Individual states might resist him, but in Washington he will have great powerby Adam Tomkins / November 11, 2016 / Leave a comment
At times such as these we reach for The West Wing, don’t we? One of my favourite lines is from an episode in series two when Josh Lyman, the Deputy White House Chief of Staff, says that there are only two things that stop governments: money and politics.
As a constitutional lawyer I’ve always been struck by this truth. Law does not appear on Josh’s list. Governments will do whatever they can politically get away with, if they can afford it. Smart constitutions focus on finding ways of allowing governments politically to get away with less. Really smart ones also seek ways of controlling the government’s resources.
What are the prospects of the venerable but in some respects crumbling US Constitution finding ways over the coming four years of constraining the Trump presidency? The American system is, after all, renowned the world over for its famous checks and balances. These come in two forms: the substantive rights of states and individuals, which the constitution protects from federal interference, and the structural constraints that are built into the internal architecture of the federal state.
The real potency of the US Constitution is supposed to reside in the way it splits things up. First, there is the separation of powers. The President runs only the executive branch of government. Congress is outwith his control (still only ever “his”…). The same is true with the Supreme Court.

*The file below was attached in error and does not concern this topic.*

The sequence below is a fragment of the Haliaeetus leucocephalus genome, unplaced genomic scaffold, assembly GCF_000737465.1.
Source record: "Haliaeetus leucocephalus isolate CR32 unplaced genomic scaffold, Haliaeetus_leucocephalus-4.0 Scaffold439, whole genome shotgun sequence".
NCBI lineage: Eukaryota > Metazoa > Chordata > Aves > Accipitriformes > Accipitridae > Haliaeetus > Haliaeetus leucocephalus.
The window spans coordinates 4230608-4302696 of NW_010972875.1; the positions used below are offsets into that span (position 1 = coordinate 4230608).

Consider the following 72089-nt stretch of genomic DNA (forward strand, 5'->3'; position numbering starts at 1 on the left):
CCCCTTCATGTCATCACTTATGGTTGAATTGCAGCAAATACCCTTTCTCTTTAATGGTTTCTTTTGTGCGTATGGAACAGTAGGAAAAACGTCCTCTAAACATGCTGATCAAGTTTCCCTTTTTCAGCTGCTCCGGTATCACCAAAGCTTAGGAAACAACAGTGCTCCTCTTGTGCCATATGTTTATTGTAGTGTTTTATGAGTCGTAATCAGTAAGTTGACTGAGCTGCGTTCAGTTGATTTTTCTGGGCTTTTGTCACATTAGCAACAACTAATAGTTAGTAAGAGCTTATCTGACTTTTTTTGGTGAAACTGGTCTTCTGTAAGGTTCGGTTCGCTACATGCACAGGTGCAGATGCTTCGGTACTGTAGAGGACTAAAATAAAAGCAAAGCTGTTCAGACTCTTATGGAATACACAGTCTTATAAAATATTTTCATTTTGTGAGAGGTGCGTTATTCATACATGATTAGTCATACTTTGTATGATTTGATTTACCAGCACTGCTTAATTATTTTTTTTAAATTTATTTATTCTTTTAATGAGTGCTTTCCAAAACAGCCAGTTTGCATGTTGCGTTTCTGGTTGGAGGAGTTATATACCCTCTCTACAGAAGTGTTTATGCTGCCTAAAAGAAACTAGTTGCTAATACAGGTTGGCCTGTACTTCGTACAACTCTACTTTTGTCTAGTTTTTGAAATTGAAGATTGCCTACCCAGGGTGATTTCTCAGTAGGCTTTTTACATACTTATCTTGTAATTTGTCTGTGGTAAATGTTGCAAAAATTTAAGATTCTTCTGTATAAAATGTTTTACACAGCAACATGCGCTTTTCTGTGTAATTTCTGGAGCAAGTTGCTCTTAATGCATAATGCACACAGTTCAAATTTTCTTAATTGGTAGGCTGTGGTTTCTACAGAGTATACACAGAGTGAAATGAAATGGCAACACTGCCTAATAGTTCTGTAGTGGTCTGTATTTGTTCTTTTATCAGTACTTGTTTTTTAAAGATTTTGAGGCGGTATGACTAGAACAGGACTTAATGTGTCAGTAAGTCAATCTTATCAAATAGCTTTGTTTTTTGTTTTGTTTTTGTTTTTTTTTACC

And then there is federalism. Washington is supposed to have strictly limited powers—expressly enumerated in the text of the Constitution. Where the Constitution is silent the power remains with the states respectively, or with the people directly. Such, at least, is the theory.
But will these structures actually bridle Trump? I am not optimistic. Trump’s party controls not only the White House but also Capitol Hill—both the Senate and the House of Representatives. While Trump is hardly an orthodox Republican, the alliances he will need and the coalitions he must now build are with his own side. He will not have to reach far across the aisle. And the modern political party is the enemy of the separation of powers, which is why, like Edmund Burke, the Founders were so suspicious of “faction.”
Turning to the…